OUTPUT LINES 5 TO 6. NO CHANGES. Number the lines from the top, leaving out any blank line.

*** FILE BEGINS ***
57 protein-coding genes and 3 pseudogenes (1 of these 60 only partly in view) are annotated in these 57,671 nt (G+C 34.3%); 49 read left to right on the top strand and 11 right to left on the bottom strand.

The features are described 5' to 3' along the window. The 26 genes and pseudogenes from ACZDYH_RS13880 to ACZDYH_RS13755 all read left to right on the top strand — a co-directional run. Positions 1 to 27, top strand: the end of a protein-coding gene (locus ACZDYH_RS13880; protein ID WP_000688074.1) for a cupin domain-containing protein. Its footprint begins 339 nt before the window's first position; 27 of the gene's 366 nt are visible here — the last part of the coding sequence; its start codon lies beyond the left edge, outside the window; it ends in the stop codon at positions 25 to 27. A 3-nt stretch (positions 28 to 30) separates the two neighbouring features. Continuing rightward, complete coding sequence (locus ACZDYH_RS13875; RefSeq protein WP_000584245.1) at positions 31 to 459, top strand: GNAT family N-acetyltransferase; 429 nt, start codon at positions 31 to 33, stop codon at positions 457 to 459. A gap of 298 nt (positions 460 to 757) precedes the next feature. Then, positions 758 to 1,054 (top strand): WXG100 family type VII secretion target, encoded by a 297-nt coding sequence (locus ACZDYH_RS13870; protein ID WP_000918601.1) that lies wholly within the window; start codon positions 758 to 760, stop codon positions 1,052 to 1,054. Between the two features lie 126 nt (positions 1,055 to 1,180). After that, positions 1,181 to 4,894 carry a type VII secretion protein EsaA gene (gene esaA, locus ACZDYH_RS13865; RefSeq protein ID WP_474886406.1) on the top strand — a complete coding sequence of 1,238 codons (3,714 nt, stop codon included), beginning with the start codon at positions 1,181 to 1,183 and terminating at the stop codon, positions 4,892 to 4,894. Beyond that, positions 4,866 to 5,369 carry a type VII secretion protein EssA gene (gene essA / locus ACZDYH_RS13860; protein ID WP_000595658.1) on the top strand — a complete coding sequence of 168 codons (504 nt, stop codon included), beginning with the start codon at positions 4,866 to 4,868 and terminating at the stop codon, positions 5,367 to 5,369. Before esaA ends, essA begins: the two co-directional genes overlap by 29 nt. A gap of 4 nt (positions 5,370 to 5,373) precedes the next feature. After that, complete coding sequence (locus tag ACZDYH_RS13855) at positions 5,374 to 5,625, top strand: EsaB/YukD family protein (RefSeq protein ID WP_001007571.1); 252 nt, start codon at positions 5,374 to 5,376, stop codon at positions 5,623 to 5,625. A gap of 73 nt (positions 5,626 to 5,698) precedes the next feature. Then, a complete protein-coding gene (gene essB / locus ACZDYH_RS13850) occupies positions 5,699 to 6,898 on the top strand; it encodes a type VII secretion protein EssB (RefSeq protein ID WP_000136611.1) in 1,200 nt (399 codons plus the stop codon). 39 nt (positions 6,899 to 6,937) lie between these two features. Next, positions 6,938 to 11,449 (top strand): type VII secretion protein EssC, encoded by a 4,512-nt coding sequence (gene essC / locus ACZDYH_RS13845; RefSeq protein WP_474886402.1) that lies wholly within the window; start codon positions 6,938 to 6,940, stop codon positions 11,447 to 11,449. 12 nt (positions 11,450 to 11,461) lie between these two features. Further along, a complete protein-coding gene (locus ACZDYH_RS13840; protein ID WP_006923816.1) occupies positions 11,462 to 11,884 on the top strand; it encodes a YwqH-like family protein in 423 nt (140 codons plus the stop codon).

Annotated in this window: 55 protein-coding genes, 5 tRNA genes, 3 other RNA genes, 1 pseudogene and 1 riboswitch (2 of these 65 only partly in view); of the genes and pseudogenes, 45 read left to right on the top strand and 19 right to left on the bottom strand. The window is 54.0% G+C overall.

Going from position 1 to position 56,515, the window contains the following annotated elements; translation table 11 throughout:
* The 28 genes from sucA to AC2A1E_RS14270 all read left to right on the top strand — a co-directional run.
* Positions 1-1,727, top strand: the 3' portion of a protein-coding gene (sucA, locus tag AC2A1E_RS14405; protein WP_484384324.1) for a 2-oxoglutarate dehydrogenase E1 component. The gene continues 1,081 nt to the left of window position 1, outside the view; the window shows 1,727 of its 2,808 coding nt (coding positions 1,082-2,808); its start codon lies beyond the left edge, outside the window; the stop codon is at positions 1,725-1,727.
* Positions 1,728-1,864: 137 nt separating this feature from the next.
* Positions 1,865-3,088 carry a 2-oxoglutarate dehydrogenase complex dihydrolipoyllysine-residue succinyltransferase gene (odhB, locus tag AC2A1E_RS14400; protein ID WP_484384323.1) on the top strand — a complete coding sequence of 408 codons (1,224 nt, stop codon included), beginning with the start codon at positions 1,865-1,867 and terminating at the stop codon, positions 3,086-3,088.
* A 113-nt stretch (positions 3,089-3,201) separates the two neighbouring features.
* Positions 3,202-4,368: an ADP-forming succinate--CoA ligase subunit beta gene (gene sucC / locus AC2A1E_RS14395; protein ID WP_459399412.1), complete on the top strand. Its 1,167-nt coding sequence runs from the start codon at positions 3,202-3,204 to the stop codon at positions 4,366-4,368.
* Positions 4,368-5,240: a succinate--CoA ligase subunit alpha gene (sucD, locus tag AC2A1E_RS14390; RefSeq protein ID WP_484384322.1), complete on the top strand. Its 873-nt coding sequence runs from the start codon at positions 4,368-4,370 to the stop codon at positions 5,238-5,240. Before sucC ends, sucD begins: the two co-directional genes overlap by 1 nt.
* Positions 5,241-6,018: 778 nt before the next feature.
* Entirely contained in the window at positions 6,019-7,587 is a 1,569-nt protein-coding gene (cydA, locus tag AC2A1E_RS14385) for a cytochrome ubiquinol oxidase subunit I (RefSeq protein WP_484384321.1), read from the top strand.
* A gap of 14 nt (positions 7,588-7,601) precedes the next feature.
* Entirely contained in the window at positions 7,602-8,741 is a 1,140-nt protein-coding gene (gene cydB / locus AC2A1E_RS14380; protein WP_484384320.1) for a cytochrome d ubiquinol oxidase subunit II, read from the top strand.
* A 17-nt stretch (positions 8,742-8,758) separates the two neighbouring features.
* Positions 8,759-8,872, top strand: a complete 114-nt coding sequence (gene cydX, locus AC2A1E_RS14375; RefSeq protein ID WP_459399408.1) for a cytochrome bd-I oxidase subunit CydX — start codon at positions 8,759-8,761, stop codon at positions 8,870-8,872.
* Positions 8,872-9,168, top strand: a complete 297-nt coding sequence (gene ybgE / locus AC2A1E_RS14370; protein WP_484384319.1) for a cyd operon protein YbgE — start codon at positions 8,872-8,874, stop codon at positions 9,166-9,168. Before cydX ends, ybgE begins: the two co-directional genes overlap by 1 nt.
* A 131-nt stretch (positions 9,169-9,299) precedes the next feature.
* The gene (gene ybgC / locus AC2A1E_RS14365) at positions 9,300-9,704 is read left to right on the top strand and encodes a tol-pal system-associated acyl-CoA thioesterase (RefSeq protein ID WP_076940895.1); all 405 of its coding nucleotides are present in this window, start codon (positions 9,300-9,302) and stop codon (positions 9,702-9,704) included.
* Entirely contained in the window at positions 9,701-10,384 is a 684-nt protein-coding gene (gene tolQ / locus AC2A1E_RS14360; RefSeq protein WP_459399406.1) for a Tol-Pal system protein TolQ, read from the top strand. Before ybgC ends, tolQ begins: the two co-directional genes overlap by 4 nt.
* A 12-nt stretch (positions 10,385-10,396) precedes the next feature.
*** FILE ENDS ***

* The 28 genes from sucA to AC2A1E_RS14270 all read left to right on the top strand — a co-directional run.
* Positions 1-1,727, top strand: the 3' portion of a protein-coding gene (sucA, locus tag AC2A1E_RS14405; protein WP_484384324.1) for a 2-oxoglutarate dehydrogenase E1 component. The gene continues 1,081 nt to the left of window position 1, outside the view; the window shows 1,727 of its 2,808 coding nt (coding positions 1,082-2,808); its start codon lies beyond the left edge, outside the window; the stop codon is at positions 1,725-1,727.